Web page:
From the Star Ledger:
The pair of new houses that sit at the top of Truman Place off Route 1 in NorthBrunswick fit right in with the upscale style that has dominated residential architecture for the past decade.
Brick-and-vinyl facades with contemporary lines. Hardwood floors, oak railings and 9-foot ceilings.
But the twin colonials have one feature that proves they were built for the next generation homeowner: Each has three bedrooms, two-and-a-half bathrooms, all packed into 2,000 square feet — a third less space than the definitive McMansion of the past, and three-quarters the size of the typical home built in 2008.
Call it a McBargain.
“The idea was, in this economy, the most important thing is probably the price,” said Gregory Ginzburg, who bought the lot in 2008, aiming to build two houses on a space that earlier in the decade would have held just one. “From the reply from the public, from the calls, I had so many offers on that house you can’t even imagine.”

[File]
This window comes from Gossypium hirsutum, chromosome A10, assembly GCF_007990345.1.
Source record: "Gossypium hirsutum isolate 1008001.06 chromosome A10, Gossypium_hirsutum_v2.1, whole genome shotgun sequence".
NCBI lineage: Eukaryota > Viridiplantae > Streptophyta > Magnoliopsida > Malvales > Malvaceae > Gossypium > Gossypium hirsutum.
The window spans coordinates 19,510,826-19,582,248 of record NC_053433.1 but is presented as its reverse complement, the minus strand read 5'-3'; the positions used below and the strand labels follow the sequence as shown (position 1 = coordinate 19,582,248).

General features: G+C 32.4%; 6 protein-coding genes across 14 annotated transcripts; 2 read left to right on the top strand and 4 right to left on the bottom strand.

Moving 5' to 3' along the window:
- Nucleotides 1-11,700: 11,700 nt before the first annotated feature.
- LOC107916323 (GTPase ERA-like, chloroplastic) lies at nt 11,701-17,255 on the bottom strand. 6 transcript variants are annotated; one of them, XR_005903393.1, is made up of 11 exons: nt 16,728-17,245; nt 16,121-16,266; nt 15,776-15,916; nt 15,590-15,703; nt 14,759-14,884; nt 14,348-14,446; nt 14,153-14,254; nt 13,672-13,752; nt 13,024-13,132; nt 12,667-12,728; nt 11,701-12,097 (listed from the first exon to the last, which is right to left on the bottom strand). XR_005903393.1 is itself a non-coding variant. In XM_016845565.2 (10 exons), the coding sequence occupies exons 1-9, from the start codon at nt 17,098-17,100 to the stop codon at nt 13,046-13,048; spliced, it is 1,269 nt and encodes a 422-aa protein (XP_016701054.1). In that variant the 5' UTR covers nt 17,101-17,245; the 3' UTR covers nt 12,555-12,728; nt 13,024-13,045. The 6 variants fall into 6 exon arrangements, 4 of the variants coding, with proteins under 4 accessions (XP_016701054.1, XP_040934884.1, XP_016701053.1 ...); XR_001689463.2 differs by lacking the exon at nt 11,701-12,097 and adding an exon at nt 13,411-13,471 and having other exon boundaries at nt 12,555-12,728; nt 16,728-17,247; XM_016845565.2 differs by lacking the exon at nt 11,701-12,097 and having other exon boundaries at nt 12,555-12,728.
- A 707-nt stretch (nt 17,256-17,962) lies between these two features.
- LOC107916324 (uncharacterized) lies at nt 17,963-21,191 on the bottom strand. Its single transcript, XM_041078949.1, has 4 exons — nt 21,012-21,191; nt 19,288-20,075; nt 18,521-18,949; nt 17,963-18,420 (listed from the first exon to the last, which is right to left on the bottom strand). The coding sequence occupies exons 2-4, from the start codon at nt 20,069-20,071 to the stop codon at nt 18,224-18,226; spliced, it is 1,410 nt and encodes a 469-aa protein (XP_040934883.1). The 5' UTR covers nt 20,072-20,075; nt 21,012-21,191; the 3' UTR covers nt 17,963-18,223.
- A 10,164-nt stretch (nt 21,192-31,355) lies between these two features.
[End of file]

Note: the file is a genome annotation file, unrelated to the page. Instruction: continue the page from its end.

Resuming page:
The two homes are reflective of the new mantra among homebuilders trying to get the market started again in New Jersey: Smaller will sell.
The recession destroyed the new home industry, which
had been chugging along by churning out big-footprint, big-ticket homes. Builders are retooling by downsizing, with floor plans that use less space and smart design. New homes will continue to shrink, according to the Otteau Valuation Group in East Brunswick. Homes that are being planned now are about 200-square-feet smaller on average than at the height of the housing boom at 2,650 square-feet in 2007, the appraiser said.
Price has a lot to do with it, builders say, and it has led to a shift in home design, as well. A separate living room is out, replaced by a “great room” that sits in a central location in the house, said Andrew Zastko, a real estate agent who sold one of Ginzburg’s homes. Lower property taxes also entice buyers to smaller homes, he added.
“I honestly got a great deal,” said Narsinghani, 28, who paid about $360,000. “For a 15-year-old home with the same amount of rooms, it was costing me $450,000 — maybe even $500,000. I mean, I’m getting a brand new home with a brand new bath and a basement.”